In the first two articles of this series, I discussed what culture is and why it matters, and the role of leadership and employees in culture change. Since those articles were published, DPK Consulting has made two major announcements that are directly relevant to navigating culture change and, more specifically, how to build a high-performance team to support culture change.
First, we announced the acquisition of Geomatix, a company that offers drone services, remote sensing, and analytics. This will enable us to provide even more value to our customers. Second, we announced our relocation to our new Edison headquarters, a larger, more open space, that will enable us to add to our team and better support services.
Why These Strategic Events Matter
There are very practical reasons for these developments. The forward trending and unique capabilities of drone-based services from Geomatix are highly complementary to DPK services. This is resulting in new levels of efficiency for our customers while creating exciting expansion opportunities into new markets. Expanding our services also increases opportunities for our people, a critical aspect for growth and talent retention. At the same time, the new office space is large enough to accommodate new personnel, incorporate new services and technology into our operations, and support DPK’s steady growth. Our proximity to the Metropark train station will simplify commuting for our team and allow us to attract talent from a larger geographic area.
Digging deeper, the Geomatix acquisition and our new headquarters are evidence of the new culture we’re building at DPK. They reinforce our organizational values and goals. The new space enables and encourages “collaboration by design” with work and meeting spaces throughout the suite. Everyone can have a voice in client projects as well as the overall direction of the company. Our new “open” office layout makes having quick, unplanned meeting or work conversation with a colleague so much easier as evidenced by the small groups of people I see huddled around a CAD operator’s screen or project documents throughout the day.
The new space also has a different energy. Employees, clients, and visitors can feel it. There is a sense of pride from team members about their new work environment. Coming to work is more enjoyable and people are communicating more openly.
Another example of this change occurred when I returned to the office after a recent vacation. I noticed that our crews were in the parking lot, fist bumping as they loaded up for the day’s projects. It very rewarding to see that type of energy and sense of team happening so naturally.
The culture is coming together, and some aspects are even accelerating, because of the recent developments in the organization.
When we started this journey about five years ago, we created “the playbook,” which is a document that would guide our decision-making process from a cultural perspective. Whenever we have to make a decision, we ask ourselves whether that decision meets the criteria for what we are trying to do and where we want to go.
Of course, an essential part of building a high-performance team is including everyone in your vision. It’s important to set expectations, invite people to buy into your vision, and encourage input and feedback at all levels. Not everyone will get on board at the same time, so it’s important to create numerous touchpoints and opportunities for people to get involved.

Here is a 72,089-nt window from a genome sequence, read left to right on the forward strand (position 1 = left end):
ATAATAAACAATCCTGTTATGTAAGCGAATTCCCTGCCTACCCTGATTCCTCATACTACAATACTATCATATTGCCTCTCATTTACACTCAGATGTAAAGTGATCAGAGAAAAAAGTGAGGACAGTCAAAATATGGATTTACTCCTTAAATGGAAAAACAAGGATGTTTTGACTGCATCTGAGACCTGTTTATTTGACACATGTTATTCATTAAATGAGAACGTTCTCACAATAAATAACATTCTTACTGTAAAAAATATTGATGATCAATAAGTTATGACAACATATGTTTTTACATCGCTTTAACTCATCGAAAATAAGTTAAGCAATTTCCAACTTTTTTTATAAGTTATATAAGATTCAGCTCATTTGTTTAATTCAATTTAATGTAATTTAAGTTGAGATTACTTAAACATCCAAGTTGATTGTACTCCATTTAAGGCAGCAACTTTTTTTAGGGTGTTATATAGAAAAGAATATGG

Because everyone at DPK is included and the vision has been clearly defined and communicated, we’ve been able to build alignment between our strategic goals and activities and the values and behaviors that drive the culture. When you have alignment between business strategy and culture, and each compliments, supports and strengthens the other, you achieve better results.
Driving Positive Culture Change
The best part is that, as CEO, I’m no longer supplying the energy, collaboration, and commitment that has emerged at DPK. My vision is now embedded in the culture, and it is now the driving force. When I sit in meetings, I’m now more of an observer. I listen to great ideas from people who are eager to contribute. People are managing up, and our organizational paradigm has shifted from top down to horizontal with everyone feeling ownership.
The beliefs, behaviors, perceptions, values, goals, and aspirations that make up the large, hidden part of the iceberg (referenced in Part 1 of this series) have become more visible. Ongoing reinforcement from leaders has heightened awareness of these more submerged qualities of culture. As a result, it has become more engrained in who we are, what we believe, and how we operate daily. It is no longer forced and talked about as something separate from our everyday work lives.
We used to have negative people affecting the culture. That’s not uncommon. Negative people often overpower positive people who are hesitant to speak up. The seeds we planted years ago, are growing. At this point, we just have to make sure they have the sunlight and water to thrive.
When we hire new people, they quickly learn the culture because it’s visible. It’s living and breathing. In fact, many people are now coming to us and saying what a great reputation we have in the industry. The top talent wants to work for us because they know what we stand for and how we do things. As a result, the cost of recruiting goes down, while employee retention goes up.
I couldn’t be prouder of the culture we have built and are committed to cultivating at DPK. Recent developments with our acquisition of Geomatix and our new home in Edison are the latest evidence of this journey.
I’m confident that DPK will achieve the greatest success by strengthening and sustaining the culture that continues to drive us forward.